Let me be a bit more "nationalistic" and exaggerate a bit for a moment
(just in order to explain why I find the idea of using `` a bad one;
do not take the text below too seriously or personally):

On Mon, Jan 18, 2010 at 14:15, Alan BRASLAU wrote:
> On Monday 18 January 2010 13:50:25 Taco Hoekwater wrote:
>> views63 wrote:
>> >
>> > I'm using `` complex analysis'' the output is wrong.
>> Not really. We (Hans and I) would say that it is now finally right. ;)
> This is true of many standard TeX ligatures (is this the right word here?)
> such as ... (\ldots, \dots also works), << (\og), >> (\fg), "` (\glqq),
> "' (\grqq), ~ (unbreakable space), etc.
> This can be a bit disturbing for experienced TeX users.

- I agree. 80% of Slovenian (La)TeX users use US quotation marks just
because they have read some TeX tutorial about how to use `` and ''.
- Knuth only thought of English quotation marks when implementing the
ugly trick. There is no simple way for "opening quotation marks" („)
for Slovenian/German and most probably for quite some other languages
as well. So ``'' notation is useless for a big fraction of users
anyway. (The only alternative is probably \glqq & friends. You can use
a similar one in ConTeXt as well, but I tend to forget exact names.)
- On Slovenian keyboard it's pretty complicated to type `. Let's take
Mac (but it's equally complicated on Windows). One needs to press
Alt+<+space. This means 2x3=6 strokes to get the character “ typeset.
The character “ itself only takes a single stroke on Mac/Slo. On
Mac/US Int. it's just Alt+[ (2 keystrokes) to get it, so not that bad
- When using \quotation{} it's easy to change the mind about what
quotation marks to use (Slovenian/German use two different sets) and
the proper layout will be used based on the language being used (comes
handy when mixing languages inside the document). Which is great - no
need to think which one to use.
- The deciding moment when some of these ugly tricks have been thrown
away was when we realized that if you do add those tricks, there is no
way to print the grave accent. (Grave accent will be automatically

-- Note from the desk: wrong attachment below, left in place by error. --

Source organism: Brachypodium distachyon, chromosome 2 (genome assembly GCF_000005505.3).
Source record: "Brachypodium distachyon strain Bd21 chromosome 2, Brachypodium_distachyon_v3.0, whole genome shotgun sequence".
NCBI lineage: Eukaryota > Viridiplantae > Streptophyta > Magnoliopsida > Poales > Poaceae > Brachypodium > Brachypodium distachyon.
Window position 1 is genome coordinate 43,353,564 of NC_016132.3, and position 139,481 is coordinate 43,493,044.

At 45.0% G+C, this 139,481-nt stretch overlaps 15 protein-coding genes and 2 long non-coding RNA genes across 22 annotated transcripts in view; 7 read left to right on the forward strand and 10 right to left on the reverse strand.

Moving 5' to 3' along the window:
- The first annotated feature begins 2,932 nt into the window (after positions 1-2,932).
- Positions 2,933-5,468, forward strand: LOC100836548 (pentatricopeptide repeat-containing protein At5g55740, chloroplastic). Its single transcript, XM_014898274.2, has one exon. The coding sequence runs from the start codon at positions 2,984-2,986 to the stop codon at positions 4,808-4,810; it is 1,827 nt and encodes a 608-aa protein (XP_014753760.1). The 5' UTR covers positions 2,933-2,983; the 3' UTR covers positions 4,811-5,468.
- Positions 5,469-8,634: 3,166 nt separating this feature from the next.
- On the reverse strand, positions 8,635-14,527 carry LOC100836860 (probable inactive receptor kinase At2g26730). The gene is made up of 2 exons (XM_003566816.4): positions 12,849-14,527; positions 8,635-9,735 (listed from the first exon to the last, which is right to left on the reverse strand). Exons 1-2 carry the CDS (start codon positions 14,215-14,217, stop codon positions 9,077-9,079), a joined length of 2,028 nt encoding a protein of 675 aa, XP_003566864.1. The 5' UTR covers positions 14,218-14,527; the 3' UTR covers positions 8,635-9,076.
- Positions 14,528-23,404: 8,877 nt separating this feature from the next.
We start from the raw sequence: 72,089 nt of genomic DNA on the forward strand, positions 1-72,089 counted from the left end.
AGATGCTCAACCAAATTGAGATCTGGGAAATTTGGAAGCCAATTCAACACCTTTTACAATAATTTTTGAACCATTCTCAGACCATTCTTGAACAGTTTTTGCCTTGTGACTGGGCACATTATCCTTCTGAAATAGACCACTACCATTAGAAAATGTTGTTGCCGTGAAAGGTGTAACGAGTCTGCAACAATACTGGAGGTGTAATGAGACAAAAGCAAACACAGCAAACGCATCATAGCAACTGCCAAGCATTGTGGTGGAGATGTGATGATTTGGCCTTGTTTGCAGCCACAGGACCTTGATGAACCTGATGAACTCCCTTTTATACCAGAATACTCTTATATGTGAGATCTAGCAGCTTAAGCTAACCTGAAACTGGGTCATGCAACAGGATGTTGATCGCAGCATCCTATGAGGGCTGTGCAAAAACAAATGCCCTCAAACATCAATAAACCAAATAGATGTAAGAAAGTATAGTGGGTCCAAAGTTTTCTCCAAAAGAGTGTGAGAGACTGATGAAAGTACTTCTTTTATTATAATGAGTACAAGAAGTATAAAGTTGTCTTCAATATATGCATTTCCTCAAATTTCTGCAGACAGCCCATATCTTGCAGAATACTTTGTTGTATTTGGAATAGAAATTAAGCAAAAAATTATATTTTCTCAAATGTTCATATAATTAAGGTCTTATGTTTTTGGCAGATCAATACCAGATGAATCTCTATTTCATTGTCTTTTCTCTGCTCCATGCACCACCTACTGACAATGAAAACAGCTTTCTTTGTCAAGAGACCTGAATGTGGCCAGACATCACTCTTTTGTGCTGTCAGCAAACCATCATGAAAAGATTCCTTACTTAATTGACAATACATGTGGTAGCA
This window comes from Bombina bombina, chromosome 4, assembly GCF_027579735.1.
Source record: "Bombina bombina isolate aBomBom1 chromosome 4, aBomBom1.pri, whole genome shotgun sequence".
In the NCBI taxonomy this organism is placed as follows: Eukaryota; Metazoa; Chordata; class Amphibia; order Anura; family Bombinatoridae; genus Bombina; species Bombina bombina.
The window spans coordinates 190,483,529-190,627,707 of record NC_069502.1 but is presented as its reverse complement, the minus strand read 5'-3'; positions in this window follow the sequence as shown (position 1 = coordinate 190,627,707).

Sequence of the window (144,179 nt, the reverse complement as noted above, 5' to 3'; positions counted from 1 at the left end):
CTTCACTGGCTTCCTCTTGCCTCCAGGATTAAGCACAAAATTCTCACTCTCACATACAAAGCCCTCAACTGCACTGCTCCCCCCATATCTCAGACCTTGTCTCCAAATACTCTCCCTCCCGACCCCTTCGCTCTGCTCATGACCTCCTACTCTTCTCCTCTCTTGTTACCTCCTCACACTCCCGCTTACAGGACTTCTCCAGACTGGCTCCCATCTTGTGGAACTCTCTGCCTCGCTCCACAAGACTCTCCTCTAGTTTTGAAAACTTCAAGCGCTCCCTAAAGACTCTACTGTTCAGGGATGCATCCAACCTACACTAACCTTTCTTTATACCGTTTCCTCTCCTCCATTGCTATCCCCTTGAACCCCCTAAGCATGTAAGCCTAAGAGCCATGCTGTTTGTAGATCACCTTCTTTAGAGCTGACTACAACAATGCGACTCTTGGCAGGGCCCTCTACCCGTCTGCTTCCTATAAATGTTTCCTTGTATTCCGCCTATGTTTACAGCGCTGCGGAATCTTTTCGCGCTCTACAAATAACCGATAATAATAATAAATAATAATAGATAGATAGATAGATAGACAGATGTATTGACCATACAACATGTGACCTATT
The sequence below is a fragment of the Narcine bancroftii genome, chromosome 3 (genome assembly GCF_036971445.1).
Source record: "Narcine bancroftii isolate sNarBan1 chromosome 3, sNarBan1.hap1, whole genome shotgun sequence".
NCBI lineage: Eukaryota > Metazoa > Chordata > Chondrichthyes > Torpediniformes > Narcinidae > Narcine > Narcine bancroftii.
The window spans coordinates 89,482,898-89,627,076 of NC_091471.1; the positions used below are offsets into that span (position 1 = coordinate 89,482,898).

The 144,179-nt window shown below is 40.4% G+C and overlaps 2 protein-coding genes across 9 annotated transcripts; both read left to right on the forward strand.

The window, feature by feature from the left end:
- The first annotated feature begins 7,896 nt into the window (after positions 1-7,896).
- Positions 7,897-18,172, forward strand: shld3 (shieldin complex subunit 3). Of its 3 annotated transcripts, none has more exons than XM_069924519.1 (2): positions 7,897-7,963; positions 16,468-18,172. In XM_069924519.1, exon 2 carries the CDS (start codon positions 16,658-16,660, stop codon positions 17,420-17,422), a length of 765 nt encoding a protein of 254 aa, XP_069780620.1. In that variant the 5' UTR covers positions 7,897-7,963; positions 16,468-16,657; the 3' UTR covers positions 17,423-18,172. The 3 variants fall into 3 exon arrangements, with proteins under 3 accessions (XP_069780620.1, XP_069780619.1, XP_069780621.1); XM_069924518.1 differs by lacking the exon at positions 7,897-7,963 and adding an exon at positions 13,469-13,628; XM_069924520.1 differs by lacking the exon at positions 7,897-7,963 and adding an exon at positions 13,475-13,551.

converted to the same "comma" that you get in quotation marks.) In
good old TeX the grave accent (`) and the character that you get when
you type ` are at two different slots. In Unicode-encoded fonts that's
not doable. This means that if one wants to enable the `` trick then
there's no way to allow composite characters with grave accent or the
character ` in typewriter font. In most cases that is not a problem
since Unicode fonts usually support a wide range of characters, but I
already had to use a character not present in Unicode. And that was
not doable until the hack has been removed.

In the good old days the ugly tricks have been there mostly in order
to compensate for lack of Unicode & accents on keyboards. Nowadays the
limitation of encodings has (almost) gone.

You can easily change the behaviour of ConTeXt by modifying font
features if you insist in using ``''.

> OK, \quotation{} is cleaner and of course using unicode
> characters may be even more readable, sometimes.
> I have very mixed feelings, as I know how to type ...
> but I never can recall the keyboard gymnastics necessary
> to get this in unicode.

That's why I always use \quotation{}.

> (Things are even worse on a Mac, as the standard keyboard
> layout is missing lots of important characters.)

I have no idea which keyboard you use, but US International is pretty
rich (the problem is lack of some legend on keyboard itself), on the
other hand it's easy enough to make your own layout.

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